Advertisement

5. “Walking in the Rain (With the One I Love),” by Love Unlimited

This song is familiar to most, as it should be. As one of Barry White’s outfits, Love Unlimited is a perfect example of everything that made Barry’s instrumentations and flourishes great. This man loved a huge, orchestral song. But this song REALLY has me in my feels from the 3:09 mark through the end. That repetitive piano loop with the bass line, coupled with the sound of the rain? If you ask me what love sounds like, I’ll tell you it’s this.

Advertisement

6. “We the People Who Are Darker Than Blue,” by Curtis Mayfield

Curtis Mayfield is one of soul music’s greatest gifts. I mean, good lord. This song from his debut album, Curtis, is why he was and is so beloved. But this song right here, fam? This song right here? Classic because it opens up so, so beautifully. AND THEN THE SHIT GETS BEAUTIFUL! At the 1:52 mark we get a whole new song that does not give a fuck who your daddy or your mama is. We got horns and drums and energy and action. And because my God is awesome, Curtis doesn’t want to give you TOO much and brings it back to the original feel around the four-minute mark and rides that out for another two minutes. This song is why music exists.

Advertisement

7. “Great and Mighty,” by Byron Cage

I love this song and have from the first time I heard it. It’s 10 minutes of Jesus that has me feeling like I’m in the church house. But there’s a guitar solo at the VERY end that gets me every time. The guitar really starts to amp up around the 7:30 mark and then goes for the gold from the eight-minute mark. And yes, I listen to this song in its entirety EVERY time for a 15-second guitar riff eight minutes into a song. That’s dedication.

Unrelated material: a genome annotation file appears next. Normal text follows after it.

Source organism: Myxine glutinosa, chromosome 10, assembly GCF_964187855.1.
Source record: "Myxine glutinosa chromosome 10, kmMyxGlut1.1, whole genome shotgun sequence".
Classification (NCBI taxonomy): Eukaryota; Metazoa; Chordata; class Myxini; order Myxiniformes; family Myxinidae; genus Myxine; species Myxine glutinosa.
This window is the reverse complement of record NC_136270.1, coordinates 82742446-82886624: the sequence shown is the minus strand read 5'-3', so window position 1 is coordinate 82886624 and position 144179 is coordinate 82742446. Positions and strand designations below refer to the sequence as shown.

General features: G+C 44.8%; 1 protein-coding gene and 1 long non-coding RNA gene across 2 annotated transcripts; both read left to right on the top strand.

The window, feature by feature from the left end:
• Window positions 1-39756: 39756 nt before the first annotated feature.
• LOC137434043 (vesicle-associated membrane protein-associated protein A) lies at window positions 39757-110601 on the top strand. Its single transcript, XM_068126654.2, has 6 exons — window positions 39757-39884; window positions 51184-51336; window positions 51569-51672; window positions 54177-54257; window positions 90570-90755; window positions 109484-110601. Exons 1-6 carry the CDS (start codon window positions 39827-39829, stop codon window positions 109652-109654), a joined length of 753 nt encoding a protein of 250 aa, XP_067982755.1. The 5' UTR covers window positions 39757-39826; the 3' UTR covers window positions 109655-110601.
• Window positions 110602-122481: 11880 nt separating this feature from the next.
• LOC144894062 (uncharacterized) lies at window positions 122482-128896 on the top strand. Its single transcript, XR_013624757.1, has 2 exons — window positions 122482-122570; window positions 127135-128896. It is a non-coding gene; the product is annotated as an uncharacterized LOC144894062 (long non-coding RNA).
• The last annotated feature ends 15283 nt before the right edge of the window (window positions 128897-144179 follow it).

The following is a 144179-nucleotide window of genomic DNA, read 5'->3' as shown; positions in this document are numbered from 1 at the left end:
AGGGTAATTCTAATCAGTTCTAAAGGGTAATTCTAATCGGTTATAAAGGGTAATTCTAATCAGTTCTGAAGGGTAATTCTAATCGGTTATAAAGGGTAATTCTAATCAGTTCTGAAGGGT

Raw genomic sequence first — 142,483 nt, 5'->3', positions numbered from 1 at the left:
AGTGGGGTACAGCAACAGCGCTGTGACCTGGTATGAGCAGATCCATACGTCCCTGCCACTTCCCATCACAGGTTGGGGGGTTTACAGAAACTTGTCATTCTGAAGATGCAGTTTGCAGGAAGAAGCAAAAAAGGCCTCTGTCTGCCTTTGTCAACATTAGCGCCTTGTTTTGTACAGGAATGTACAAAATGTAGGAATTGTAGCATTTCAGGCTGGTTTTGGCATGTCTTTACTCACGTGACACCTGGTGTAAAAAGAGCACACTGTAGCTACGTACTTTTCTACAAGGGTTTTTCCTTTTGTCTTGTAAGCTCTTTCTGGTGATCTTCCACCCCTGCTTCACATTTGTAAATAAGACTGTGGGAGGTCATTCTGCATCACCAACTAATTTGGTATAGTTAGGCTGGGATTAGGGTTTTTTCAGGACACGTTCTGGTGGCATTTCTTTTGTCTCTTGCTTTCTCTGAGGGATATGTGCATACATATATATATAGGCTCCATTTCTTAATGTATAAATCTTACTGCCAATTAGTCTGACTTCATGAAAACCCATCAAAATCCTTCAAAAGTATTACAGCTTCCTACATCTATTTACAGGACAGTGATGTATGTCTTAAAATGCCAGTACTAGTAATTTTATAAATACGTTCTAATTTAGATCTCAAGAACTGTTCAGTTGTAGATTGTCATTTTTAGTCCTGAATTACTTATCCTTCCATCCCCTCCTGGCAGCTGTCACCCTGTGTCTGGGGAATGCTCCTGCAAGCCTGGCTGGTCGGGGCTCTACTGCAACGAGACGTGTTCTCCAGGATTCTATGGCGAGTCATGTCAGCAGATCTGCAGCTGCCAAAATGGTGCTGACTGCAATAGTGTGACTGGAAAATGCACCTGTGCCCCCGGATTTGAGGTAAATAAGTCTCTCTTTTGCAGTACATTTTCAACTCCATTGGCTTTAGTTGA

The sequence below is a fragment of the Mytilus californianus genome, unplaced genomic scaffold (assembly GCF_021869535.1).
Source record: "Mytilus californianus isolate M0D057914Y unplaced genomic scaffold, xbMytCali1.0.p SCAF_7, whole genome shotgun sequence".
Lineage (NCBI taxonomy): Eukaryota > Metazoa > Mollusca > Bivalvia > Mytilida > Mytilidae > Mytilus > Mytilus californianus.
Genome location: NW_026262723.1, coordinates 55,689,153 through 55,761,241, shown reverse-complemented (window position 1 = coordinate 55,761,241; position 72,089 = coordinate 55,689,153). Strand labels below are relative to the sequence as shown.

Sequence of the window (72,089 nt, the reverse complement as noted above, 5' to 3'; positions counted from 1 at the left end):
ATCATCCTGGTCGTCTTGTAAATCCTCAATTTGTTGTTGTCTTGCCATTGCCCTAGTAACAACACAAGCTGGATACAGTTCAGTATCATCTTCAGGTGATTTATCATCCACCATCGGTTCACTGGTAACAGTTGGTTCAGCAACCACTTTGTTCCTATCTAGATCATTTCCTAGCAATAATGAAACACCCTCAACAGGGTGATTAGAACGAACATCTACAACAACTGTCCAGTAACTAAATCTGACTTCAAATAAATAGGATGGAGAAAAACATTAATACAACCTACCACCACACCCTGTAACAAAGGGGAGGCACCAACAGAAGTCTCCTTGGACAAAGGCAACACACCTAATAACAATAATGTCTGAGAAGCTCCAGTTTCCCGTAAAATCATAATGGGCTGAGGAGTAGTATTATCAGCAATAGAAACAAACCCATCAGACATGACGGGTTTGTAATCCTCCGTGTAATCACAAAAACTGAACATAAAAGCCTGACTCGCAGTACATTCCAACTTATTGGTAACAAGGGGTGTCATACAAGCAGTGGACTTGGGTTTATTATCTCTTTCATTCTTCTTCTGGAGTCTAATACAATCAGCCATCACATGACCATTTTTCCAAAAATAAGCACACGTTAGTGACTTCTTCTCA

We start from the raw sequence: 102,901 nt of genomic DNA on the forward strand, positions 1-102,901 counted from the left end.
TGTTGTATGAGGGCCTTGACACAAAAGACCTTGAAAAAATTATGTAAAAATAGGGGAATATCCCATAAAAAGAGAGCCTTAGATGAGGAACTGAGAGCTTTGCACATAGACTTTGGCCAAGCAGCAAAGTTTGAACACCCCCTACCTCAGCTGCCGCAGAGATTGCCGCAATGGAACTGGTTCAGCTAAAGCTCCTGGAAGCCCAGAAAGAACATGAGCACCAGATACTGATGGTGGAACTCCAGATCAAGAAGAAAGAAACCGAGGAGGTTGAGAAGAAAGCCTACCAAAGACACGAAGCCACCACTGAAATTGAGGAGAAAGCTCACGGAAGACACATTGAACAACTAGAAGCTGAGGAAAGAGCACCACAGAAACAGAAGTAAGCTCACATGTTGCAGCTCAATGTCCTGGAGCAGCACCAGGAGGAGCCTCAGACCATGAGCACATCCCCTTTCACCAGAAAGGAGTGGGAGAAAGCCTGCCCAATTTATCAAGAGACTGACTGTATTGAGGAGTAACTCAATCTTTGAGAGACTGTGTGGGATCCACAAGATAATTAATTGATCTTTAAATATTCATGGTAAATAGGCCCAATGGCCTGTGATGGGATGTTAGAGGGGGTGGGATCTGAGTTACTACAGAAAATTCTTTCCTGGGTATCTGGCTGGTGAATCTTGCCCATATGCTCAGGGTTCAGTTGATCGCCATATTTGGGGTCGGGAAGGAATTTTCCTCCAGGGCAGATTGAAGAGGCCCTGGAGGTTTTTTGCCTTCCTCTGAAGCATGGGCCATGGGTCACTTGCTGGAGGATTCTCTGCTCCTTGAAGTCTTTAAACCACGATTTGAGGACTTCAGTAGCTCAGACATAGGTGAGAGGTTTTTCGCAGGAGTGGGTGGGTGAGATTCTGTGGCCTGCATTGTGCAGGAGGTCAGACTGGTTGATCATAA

Advertisement

8. “Self Control,” by Frank Ocean

This song made me listen to the entire Blonde album differently, turning it from a snoozefest into the album I’ve listened to more than others since 2016. The brief musical magic happens from 2:07 through 2:19, but GOOD LORD, IS IT BEAUTIFUL MUSIC. Just listen to the music playing in the background—the guitars, the ethereal feel, the vocals from Yung Lean that work for some odd reason. It’s just beautiful. The rest of the song is also awesome, but that 10-second stretch changed this entire album for me.

Advertisement

9. “Fall Into My Arms,” by Ngaiire

Queen Sugar has given me so much. Oprah. Good television. Great music. This song closes out the second-to-last episode of the second season. Listen, it’s PERFECTLY placed in the context of the scene. But listening to it on its own? Just trust me on this one. If you’ve never heard it, this will not be your last time listening to it. It’s perfect. But it gets perfecter at the 3:30 mark with the layering of vocals and the vocal arrangement and the choral backing and the runs she goes on. Just ... shit. If you get in a car with me, know you will probably hear this song and I will force you to love it.

Advertisement

10. “Crimson and Clover,” by Tommy James & the Shondells

Back when I fancied myself a budding hip-hop producer, I’d scour random sites for gems. This was one. And it’s a cool little ditty. Until it goes ballistic with the ear magic at the 4:20 mark, when a whole new vision of the song takes shape with new drums and sound effects and it’s like butter, baby; it’s like sugar, y’all.